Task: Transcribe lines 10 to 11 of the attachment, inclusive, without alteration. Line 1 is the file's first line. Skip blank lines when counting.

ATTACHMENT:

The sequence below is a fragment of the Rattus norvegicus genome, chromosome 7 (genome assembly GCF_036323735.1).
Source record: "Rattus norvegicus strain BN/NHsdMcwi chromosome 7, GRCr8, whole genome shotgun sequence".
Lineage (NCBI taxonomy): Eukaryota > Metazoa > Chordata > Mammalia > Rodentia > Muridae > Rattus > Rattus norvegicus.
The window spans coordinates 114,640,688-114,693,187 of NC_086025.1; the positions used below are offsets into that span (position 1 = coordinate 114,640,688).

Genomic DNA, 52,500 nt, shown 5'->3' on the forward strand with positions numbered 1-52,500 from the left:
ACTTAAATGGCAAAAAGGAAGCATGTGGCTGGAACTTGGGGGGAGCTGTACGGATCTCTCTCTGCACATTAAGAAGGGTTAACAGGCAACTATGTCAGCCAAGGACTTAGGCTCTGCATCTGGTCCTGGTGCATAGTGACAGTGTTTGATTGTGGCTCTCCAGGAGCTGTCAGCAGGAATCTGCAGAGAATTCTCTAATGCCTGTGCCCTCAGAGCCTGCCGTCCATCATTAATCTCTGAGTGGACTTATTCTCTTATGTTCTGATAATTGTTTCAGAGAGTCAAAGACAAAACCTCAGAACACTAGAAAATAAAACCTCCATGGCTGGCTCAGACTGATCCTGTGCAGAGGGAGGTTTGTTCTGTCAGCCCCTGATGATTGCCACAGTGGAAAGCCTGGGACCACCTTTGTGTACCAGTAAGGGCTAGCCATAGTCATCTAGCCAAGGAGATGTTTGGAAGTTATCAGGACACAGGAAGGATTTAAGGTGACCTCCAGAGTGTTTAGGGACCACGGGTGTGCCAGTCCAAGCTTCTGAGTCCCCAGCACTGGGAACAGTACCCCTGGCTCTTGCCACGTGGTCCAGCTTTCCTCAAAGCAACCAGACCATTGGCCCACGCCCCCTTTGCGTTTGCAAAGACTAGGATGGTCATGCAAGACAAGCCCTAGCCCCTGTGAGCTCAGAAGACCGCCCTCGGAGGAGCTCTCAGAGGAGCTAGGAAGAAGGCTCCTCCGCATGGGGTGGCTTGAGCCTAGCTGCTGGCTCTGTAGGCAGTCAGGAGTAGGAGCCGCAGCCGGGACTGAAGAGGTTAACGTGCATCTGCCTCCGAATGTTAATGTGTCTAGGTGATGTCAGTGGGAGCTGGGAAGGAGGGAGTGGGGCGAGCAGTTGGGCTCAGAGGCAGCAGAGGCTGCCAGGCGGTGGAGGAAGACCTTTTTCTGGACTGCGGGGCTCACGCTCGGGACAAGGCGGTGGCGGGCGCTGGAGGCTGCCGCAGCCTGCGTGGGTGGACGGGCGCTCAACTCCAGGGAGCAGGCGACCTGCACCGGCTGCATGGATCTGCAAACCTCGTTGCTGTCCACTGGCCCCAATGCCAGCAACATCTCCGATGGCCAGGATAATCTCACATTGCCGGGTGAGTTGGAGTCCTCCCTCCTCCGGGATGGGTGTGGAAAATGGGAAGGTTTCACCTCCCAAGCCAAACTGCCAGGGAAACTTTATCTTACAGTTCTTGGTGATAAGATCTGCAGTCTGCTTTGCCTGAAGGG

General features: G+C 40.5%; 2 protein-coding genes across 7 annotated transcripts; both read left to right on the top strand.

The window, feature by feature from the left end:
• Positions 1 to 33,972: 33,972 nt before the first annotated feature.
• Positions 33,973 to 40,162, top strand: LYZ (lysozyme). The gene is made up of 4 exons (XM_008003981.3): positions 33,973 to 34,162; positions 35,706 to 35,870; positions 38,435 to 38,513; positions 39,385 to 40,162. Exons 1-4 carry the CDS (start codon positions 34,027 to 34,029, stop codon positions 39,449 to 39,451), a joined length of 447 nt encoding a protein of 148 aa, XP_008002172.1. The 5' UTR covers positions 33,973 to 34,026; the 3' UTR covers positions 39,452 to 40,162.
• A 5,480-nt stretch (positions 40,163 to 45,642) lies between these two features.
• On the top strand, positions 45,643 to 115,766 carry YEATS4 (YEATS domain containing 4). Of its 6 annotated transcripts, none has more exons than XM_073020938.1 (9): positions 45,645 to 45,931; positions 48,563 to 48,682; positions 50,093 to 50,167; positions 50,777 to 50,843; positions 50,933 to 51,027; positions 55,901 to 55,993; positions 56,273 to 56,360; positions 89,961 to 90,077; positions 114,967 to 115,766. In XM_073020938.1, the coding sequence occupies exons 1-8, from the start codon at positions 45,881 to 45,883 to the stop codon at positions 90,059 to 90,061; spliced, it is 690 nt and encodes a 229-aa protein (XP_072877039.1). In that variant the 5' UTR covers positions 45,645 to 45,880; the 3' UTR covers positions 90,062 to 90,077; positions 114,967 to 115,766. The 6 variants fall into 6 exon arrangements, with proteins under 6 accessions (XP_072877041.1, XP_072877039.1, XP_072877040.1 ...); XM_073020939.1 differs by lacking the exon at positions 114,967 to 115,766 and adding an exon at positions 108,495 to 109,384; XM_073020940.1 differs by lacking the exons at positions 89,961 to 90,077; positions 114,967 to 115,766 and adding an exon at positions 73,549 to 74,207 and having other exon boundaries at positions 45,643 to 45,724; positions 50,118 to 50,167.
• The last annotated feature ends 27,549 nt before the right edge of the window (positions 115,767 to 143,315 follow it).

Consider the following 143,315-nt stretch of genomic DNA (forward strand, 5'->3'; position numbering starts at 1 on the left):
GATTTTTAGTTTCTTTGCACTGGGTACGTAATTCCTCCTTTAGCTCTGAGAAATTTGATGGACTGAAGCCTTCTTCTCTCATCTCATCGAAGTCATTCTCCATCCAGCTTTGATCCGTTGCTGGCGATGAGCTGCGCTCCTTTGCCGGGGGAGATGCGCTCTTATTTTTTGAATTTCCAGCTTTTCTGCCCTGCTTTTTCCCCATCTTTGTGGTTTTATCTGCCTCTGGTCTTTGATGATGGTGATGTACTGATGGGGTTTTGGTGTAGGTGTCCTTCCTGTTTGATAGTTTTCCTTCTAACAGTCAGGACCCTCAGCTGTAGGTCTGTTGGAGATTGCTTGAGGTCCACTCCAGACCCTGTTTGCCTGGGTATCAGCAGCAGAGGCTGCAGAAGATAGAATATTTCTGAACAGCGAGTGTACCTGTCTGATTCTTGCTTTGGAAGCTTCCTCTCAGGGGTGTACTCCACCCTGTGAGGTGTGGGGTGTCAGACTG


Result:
• Positions 33,973 to 40,162, top strand: LYZ (lysozyme). The gene is made up of 4 exons (XM_008003981.3): positions 33,973 to 34,162; positions 35,706 to 35,870; positions 38,435 to 38,513; positions 39,385 to 40,162. Exons 1-4 carry the CDS (start codon positions 34,027 to 34,029, stop codon positions 39,449 to 39,451), a joined length of 447 nt encoding a protein of 148 aa, XP_008002172.1. The 5' UTR covers positions 33,973 to 34,026; the 3' UTR covers positions 39,452 to 40,162.
• A 5,480-nt stretch (positions 40,163 to 45,642) lies between these two features.